The geographic breadth and the diversity of networks transporting Europeans into the House of Islam is arresting (Map 2 5:1). Beyond Frankish Europe, one famous stream of slaves tramped toward the southeast along the northern arc. They certainly were doing so by the early tenth century, and they may have started arriving earlier, along with the furs and Frankish swords, if that is how some of the Slavs of Iraq got there.110 Many of these slaves are believed to have been collected along the way as tribute or plunder from the Slav tribes whose territories the Rus traversed. But at Birka, on the doorstep of the river routes toward Byzantium and the Caliphate, we have already met a troop of Christian slaves from the west (above, p. 611). There is no reason to assume that their shipment stopped in the Swedish lakes zone.

        The Black Sea would be notorious for its late medieval slave trade. The large numbers of Byzantine slaves held by the Khazars and freed by Constantine-Cyril and Methodius show that the trade goes back to the ninth century. It was another stream that fed the river of human labor flowing into the Caliphate, for we know that the Khazars exported slaves there (Chapter 2on4i).

        — Michael McCormick, Origins of the European Economy: Communications and Commerce AD 300-900, Cambridge University Press, 2001 link to books.google.com

        So I’m always interested in discovering how a scientist today could employ European MtDNA evidence to rule out the Khazar hypothesis, when the Khazars supplied European females slaves to the markets in the Middle East?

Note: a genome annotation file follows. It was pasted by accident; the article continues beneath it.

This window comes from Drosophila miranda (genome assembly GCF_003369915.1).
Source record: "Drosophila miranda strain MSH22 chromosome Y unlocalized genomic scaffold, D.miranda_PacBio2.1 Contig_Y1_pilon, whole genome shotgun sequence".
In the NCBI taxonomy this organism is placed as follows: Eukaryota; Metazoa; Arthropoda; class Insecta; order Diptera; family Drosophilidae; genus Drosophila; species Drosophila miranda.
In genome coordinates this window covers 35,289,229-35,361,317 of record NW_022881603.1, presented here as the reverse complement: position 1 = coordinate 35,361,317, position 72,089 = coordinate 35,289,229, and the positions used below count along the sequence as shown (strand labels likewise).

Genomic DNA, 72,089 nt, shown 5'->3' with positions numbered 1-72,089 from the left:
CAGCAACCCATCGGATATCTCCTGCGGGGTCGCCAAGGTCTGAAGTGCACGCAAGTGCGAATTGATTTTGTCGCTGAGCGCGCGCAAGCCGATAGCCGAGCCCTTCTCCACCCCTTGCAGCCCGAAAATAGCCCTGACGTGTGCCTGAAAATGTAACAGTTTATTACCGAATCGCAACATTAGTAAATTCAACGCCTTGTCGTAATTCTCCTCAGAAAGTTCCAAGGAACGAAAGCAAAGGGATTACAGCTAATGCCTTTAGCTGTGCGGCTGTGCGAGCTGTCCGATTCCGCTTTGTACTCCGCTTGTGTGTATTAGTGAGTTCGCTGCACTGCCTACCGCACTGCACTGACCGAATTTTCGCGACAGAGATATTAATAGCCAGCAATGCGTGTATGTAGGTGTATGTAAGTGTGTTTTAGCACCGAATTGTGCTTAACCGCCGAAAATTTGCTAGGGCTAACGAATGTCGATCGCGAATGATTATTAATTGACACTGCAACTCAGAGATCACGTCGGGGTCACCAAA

• yonah fredman
        October 14, 2013, 6:45 am

        Hostage- Either you are dishonest or not reading me carefully. I was not talking about the genetic makeup of Jews, I was talking about genetic makeup of Palestinians.

      • Hostage
        October 14, 2013, 7:53 am

        Hostage- Either you are dishonest or not reading me carefully. I was not talking about the genetic makeup of Jews, I was talking about genetic makeup of Palestinians.

        Correction: You said it would be interesting to have a historian trace the percentage of the Palestinian population whom one could trace back to people living there 2000 years ago, Jewish or non-Jewish.

        So you were explicitly soliciting the views of historians on the Jews and implicitly on historical views on the numbers of Gentile slaves 2,000 years ago and their connection to modern day descendants in Palestine. One account in the Christian scriptures, Acts 2, indicates that Jews and converts from every nation under heaven gathered in Jerusalem for the religious holidays, i.e. Parthians, Medes and Elamites; residents of Mesopotamia, Judea and Cappadocia, Pontus and Asia, Phrygia and Pamphylia, Egypt and the parts of Libya near Cyrene; visitors from Rome (both Jews and converts to Judaism); Cretans and Arabs. So people were very mobile even back then.

      • Woody Tanaka
        October 14, 2013, 8:04 am

        “Those Gentile women would have converted to Judaism one would assume.”

        Anything to support this speculation other than your overwhelming desire that it be true?